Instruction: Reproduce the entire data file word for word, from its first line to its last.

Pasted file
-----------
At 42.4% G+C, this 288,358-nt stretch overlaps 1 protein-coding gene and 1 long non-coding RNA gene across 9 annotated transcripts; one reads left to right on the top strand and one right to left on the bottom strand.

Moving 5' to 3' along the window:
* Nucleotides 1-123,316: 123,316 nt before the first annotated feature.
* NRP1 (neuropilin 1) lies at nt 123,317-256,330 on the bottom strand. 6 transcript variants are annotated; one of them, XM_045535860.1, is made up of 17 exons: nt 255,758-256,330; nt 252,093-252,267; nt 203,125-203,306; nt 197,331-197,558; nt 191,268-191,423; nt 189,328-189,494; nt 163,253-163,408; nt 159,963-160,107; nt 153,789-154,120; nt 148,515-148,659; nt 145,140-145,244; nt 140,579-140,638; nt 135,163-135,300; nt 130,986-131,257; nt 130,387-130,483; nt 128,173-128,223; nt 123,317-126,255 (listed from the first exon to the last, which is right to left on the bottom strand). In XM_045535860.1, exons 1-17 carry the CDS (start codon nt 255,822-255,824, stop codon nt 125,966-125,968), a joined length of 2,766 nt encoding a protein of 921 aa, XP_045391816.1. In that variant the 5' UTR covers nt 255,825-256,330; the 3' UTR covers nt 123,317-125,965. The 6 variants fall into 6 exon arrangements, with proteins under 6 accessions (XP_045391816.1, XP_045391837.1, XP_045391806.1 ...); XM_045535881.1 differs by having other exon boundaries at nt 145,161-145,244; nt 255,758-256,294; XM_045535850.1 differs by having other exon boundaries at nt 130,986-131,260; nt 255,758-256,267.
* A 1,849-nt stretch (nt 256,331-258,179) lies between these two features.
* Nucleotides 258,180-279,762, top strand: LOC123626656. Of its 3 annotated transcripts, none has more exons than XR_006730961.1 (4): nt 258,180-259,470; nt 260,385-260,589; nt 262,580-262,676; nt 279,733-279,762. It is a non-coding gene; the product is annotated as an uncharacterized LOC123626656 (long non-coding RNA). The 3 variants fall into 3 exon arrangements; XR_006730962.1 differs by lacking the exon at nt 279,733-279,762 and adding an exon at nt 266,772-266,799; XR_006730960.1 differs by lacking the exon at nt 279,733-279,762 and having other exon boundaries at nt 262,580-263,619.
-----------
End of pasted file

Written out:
At 42.4% G+C, this 288,358-nt stretch overlaps 1 protein-coding gene and 1 long non-coding RNA gene across 9 annotated transcripts; one reads left to right on the top strand and one right to left on the bottom strand.

Moving 5' to 3' along the window:
* Nucleotides 1-123,316: 123,316 nt before the first annotated feature.
* NRP1 (neuropilin 1) lies at nt 123,317-256,330 on the bottom strand. 6 transcript variants are annotated; one of them, XM_045535860.1, is made up of 17 exons: nt 255,758-256,330; nt 252,093-252,267; nt 203,125-203,306; nt 197,331-197,558; nt 191,268-191,423; nt 189,328-189,494; nt 163,253-163,408; nt 159,963-160,107; nt 153,789-154,120; nt 148,515-148,659; nt 145,140-145,244; nt 140,579-140,638; nt 135,163-135,300; nt 130,986-131,257; nt 130,387-130,483; nt 128,173-128,223; nt 123,317-126,255 (listed from the first exon to the last, which is right to left on the bottom strand). In XM_045535860.1, exons 1-17 carry the CDS (start codon nt 255,822-255,824, stop codon nt 125,966-125,968), a joined length of 2,766 nt encoding a protein of 921 aa, XP_045391816.1. In that variant the 5' UTR covers nt 255,825-256,330; the 3' UTR covers nt 123,317-125,965. The 6 variants fall into 6 exon arrangements, with proteins under 6 accessions (XP_045391816.1, XP_045391837.1, XP_045391806.1 ...); XM_045535881.1 differs by having other exon boundaries at nt 145,161-145,244; nt 255,758-256,294; XM_045535850.1 differs by having other exon boundaries at nt 130,986-131,260; nt 255,758-256,267.
* A 1,849-nt stretch (nt 256,331-258,179) lies between these two features.
* Nucleotides 258,180-279,762, top strand: LOC123626656. Of its 3 annotated transcripts, none has more exons than XR_006730961.1 (4): nt 258,180-259,470; nt 260,385-260,589; nt 262,580-262,676; nt 279,733-279,762. It is a non-coding gene; the product is annotated as an uncharacterized LOC123626656 (long non-coding RNA). The 3 variants fall into 3 exon arrangements; XR_006730962.1 differs by lacking the exon at nt 279,733-279,762 and adding an exon at nt 266,772-266,799; XR_006730960.1 differs by lacking the exon at nt 279,733-279,762 and having other exon boundaries at nt 262,580-263,619.